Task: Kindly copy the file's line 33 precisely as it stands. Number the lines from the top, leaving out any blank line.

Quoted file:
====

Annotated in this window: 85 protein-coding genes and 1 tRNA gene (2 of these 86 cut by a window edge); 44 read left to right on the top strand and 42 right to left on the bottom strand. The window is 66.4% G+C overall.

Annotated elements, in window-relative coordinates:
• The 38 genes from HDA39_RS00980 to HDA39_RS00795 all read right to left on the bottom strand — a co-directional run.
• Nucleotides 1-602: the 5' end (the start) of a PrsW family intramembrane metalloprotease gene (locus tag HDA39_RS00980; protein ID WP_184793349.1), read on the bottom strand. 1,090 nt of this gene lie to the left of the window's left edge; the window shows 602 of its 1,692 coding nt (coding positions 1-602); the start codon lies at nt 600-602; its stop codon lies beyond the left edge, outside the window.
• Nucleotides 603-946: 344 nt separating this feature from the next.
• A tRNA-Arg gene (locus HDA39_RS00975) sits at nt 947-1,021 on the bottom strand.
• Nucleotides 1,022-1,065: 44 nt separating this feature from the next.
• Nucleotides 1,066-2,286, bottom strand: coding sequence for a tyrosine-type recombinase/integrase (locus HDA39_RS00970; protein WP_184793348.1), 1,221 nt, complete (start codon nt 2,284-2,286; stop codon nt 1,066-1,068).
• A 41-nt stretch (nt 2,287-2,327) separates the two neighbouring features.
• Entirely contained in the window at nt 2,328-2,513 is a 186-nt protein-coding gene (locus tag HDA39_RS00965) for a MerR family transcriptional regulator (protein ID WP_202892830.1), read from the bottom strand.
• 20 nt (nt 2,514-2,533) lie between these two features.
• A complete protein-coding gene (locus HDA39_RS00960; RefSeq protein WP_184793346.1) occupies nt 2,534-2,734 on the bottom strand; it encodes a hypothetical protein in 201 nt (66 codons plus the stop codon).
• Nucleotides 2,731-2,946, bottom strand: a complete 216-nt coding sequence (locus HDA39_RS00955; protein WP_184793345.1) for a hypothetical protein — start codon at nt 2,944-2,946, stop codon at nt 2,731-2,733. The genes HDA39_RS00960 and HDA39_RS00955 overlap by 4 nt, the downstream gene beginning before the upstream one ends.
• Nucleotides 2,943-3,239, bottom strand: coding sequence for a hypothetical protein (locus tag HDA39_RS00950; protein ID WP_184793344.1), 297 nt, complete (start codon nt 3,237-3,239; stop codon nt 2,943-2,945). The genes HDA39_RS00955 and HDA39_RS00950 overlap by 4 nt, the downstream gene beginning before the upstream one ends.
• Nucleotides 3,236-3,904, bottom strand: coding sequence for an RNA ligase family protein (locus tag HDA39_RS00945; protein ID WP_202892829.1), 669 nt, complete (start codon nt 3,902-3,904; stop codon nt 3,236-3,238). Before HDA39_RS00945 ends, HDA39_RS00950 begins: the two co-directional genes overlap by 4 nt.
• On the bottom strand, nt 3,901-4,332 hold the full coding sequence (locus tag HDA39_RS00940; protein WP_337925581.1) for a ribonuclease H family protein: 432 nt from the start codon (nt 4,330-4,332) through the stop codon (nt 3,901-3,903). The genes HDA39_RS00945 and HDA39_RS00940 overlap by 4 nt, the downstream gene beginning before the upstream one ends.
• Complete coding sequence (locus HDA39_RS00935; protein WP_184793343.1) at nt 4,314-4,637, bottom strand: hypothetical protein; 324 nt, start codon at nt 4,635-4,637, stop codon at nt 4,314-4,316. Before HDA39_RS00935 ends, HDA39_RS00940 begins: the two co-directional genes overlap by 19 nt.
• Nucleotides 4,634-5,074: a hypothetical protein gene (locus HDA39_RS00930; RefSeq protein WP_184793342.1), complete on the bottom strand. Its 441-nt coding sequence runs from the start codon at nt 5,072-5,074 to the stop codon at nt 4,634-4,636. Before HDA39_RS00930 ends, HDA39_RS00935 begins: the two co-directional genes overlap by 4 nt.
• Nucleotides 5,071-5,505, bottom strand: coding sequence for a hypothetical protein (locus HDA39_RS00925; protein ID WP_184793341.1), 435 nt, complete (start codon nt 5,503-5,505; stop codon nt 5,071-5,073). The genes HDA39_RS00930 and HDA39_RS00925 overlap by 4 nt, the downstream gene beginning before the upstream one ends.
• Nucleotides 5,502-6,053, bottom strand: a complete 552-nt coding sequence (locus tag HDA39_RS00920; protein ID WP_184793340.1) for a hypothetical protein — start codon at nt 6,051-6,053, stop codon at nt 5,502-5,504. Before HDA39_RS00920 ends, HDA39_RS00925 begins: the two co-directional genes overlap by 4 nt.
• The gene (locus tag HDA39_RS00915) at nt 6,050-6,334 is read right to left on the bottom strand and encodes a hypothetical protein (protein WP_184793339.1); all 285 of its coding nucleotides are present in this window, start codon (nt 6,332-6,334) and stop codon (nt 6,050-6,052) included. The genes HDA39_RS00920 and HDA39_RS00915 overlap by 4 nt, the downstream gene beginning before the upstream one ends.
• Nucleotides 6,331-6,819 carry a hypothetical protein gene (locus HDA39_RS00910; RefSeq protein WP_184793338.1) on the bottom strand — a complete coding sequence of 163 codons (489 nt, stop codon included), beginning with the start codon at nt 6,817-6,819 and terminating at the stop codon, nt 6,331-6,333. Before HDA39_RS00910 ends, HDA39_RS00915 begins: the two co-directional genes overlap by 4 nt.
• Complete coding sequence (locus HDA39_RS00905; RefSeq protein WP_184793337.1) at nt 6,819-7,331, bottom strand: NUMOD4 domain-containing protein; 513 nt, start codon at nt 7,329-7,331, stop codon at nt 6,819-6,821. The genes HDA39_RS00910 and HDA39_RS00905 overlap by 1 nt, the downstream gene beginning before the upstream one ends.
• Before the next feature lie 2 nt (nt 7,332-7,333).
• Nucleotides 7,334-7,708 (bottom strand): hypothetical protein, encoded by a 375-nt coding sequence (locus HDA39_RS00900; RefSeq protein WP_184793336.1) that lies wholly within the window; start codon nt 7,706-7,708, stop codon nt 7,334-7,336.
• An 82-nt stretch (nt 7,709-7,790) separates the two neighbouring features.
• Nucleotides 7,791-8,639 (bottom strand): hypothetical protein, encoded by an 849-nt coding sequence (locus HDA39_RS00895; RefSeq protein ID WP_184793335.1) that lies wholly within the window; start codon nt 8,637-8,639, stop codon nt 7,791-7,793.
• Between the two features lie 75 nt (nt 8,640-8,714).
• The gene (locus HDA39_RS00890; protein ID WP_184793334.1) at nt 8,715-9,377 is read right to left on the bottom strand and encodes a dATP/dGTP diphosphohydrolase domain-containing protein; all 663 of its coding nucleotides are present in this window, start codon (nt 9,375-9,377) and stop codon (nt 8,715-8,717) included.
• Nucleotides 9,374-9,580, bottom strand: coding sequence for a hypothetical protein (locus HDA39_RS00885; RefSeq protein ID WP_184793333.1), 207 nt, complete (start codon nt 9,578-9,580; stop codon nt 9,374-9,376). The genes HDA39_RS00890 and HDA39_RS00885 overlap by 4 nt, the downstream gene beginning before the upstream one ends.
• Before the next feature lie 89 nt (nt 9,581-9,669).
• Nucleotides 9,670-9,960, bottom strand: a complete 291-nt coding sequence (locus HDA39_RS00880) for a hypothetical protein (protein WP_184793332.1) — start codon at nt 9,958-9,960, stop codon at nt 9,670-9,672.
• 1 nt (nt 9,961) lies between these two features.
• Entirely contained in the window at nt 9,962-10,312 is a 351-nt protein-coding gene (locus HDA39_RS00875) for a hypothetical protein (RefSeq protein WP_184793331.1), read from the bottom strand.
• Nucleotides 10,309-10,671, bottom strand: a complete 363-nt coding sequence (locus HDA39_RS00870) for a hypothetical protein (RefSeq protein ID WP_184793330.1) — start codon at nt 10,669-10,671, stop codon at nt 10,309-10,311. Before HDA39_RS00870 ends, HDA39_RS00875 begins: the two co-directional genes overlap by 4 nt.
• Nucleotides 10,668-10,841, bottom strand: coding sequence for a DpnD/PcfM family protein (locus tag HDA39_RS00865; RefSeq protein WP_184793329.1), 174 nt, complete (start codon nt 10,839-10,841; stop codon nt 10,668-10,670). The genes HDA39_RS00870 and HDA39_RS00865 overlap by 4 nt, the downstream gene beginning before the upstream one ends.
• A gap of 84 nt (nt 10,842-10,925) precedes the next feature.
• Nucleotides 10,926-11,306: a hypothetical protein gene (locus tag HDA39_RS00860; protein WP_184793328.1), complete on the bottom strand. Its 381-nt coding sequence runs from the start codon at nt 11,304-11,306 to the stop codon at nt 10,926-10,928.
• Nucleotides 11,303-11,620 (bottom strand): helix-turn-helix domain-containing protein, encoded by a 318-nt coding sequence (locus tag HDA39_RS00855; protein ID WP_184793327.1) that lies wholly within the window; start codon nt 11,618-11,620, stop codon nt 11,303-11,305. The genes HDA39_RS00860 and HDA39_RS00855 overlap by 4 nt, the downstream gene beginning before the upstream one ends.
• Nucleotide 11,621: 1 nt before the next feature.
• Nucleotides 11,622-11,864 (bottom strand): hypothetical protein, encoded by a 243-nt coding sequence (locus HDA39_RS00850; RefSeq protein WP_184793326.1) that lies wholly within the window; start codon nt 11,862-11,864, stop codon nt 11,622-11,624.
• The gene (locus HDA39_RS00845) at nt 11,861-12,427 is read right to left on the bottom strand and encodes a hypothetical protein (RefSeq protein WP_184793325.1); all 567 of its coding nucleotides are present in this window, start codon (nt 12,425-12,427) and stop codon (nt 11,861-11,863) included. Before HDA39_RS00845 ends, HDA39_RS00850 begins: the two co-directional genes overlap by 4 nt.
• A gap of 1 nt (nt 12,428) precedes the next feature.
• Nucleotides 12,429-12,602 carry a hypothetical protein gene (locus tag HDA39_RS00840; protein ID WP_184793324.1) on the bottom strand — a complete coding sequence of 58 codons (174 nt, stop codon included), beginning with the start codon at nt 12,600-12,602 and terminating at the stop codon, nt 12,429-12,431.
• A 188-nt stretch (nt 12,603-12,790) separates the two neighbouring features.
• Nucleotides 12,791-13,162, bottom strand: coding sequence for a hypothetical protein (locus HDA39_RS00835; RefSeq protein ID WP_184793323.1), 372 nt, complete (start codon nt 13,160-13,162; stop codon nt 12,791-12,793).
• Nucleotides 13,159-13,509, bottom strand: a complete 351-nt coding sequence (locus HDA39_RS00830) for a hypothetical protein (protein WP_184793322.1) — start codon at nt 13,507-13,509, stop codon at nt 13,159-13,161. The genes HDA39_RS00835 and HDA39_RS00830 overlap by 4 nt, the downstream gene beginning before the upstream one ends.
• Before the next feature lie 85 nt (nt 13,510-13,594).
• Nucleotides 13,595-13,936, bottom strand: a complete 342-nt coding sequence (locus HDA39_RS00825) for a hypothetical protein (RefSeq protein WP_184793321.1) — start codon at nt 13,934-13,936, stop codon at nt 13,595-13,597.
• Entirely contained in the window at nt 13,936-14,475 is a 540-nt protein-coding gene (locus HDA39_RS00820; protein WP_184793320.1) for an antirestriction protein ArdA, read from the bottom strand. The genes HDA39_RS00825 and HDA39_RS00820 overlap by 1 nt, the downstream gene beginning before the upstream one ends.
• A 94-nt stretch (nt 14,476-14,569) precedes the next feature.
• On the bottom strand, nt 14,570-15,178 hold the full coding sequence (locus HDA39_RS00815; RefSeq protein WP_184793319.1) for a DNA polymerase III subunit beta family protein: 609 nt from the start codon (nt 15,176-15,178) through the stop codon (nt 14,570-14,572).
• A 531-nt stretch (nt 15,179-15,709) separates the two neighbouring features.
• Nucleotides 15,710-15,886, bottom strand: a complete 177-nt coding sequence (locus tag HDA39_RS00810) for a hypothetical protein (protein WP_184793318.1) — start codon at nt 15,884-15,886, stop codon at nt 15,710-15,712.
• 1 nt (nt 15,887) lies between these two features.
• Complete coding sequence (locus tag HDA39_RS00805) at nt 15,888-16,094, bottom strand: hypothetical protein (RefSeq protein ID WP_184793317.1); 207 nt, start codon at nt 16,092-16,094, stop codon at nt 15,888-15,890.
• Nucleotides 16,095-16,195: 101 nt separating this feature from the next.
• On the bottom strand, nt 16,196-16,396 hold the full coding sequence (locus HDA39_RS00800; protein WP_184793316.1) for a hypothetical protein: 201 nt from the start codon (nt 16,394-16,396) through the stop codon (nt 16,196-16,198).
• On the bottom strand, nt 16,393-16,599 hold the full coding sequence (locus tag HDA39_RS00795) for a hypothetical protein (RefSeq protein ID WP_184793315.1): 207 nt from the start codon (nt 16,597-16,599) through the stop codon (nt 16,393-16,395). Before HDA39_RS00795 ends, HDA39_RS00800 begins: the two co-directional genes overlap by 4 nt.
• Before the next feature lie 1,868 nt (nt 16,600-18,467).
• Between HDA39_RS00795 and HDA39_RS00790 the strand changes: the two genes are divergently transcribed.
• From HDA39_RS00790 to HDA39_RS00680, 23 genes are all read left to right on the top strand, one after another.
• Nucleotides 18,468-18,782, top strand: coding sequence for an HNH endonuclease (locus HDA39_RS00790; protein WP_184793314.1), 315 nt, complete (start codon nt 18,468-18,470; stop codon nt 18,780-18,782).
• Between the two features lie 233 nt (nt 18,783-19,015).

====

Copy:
• 1 nt (nt 9,961) lies between these two features.